A lot of talk about the new-music scene is based on a metaphor in which the people who write and listen to “difficult” music are the elitist aristocracy, and the people who write and listen to “accessible” music are the downtrodden average joes. There’s also a lot of talk about the new-music scene which is based on a different metaphor, in which the people who write and listen to “accessible” music are the jocks who rule the school, and the people who write and listen to “difficult” music are the picked-on nerds. And when someone who sees things through the first lens tries to have a conversation with someone who sees things through the second, real communication is almost impossible.
Part of the problem is that both of these metaphors are spot-on, in certain situations. The first one might seem very apt if you’re studying in a composition department where anyone who writes music that’s tonal or in 4/4 or influenced by popular genres is accused of being naive, unsophisticated, and unable to appreciate the weight of history. The second might seem very apt if you’re working in a scene where populism reigns supreme and modernist-oriented composers are mocked and dismissed. But these metaphors are so culturally and politically potent that it’s tempting to apply them to the new-music world as a whole, or even the entire art world — and then suddenly you have a situation where two people could be at the same concert or presentation and leave with two completely contradictory understandings of what they just saw and heard.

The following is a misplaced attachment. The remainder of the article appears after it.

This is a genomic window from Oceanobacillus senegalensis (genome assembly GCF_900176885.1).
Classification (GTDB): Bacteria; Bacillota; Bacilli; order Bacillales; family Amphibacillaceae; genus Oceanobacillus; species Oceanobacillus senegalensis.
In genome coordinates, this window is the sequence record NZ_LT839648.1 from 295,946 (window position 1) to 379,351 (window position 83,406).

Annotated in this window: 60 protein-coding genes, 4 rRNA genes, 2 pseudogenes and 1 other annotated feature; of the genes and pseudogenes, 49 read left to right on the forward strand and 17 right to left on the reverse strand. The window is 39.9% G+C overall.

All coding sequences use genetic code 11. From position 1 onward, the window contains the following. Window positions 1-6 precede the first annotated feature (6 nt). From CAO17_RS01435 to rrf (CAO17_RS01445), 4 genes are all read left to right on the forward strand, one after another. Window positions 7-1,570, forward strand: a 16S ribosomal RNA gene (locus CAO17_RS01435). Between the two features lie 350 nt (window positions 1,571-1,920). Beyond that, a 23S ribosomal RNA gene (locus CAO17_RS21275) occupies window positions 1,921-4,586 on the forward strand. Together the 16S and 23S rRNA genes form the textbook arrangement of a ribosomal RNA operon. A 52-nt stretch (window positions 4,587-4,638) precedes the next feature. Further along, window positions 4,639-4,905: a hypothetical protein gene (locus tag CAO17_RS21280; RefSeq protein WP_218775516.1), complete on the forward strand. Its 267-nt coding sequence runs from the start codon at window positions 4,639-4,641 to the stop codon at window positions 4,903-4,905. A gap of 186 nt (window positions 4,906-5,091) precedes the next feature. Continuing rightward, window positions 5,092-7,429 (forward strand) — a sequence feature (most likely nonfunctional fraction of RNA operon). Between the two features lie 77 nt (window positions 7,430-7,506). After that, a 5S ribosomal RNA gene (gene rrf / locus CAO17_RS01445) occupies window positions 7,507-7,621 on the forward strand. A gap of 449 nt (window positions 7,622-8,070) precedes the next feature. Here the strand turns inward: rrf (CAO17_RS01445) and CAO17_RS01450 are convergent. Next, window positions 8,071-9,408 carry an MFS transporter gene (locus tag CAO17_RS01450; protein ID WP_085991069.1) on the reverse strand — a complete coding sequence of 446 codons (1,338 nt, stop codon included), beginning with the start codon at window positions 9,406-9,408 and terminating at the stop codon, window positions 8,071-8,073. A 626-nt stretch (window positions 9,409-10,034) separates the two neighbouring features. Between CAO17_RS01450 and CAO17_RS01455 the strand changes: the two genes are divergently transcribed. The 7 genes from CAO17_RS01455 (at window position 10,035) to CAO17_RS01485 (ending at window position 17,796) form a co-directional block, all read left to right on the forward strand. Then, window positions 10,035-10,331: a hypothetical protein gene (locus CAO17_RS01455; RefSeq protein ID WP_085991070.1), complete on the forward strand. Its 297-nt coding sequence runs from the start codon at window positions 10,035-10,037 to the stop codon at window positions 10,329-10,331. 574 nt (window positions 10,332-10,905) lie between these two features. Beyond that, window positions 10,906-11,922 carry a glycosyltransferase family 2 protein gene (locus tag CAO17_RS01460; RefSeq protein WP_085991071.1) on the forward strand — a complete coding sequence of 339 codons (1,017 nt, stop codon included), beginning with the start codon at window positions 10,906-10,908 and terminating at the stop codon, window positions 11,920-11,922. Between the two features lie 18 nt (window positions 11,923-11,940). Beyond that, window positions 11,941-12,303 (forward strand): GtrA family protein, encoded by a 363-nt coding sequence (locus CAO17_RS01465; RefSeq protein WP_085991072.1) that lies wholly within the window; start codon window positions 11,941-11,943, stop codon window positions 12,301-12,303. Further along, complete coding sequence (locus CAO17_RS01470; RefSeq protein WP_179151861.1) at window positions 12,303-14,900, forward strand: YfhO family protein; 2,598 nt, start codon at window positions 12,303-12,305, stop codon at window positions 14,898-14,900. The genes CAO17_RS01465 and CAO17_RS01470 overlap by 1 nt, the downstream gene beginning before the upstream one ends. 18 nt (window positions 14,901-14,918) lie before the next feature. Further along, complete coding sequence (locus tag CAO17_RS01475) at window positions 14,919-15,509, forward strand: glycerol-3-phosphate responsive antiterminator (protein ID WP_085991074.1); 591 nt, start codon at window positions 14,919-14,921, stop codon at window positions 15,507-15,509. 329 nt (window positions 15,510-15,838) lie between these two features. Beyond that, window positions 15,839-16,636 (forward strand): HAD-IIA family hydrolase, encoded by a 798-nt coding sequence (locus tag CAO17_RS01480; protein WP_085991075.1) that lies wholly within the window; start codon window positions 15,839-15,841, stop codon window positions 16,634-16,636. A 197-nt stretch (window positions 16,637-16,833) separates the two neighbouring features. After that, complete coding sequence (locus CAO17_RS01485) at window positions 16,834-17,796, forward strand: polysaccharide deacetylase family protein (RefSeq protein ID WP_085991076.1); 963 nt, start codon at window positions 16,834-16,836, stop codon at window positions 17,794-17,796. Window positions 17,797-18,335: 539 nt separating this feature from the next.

What do you think? Is there any way to reconcile these two worldviews, or is that like saying that Ralph Nader and Pat Robertson should try to find common ground? Is one metaphor more apt than the other? Would it be better to stop politicizing style altogether, or is doing so useful for fighting aesthetic prejudice and closed-mindedness?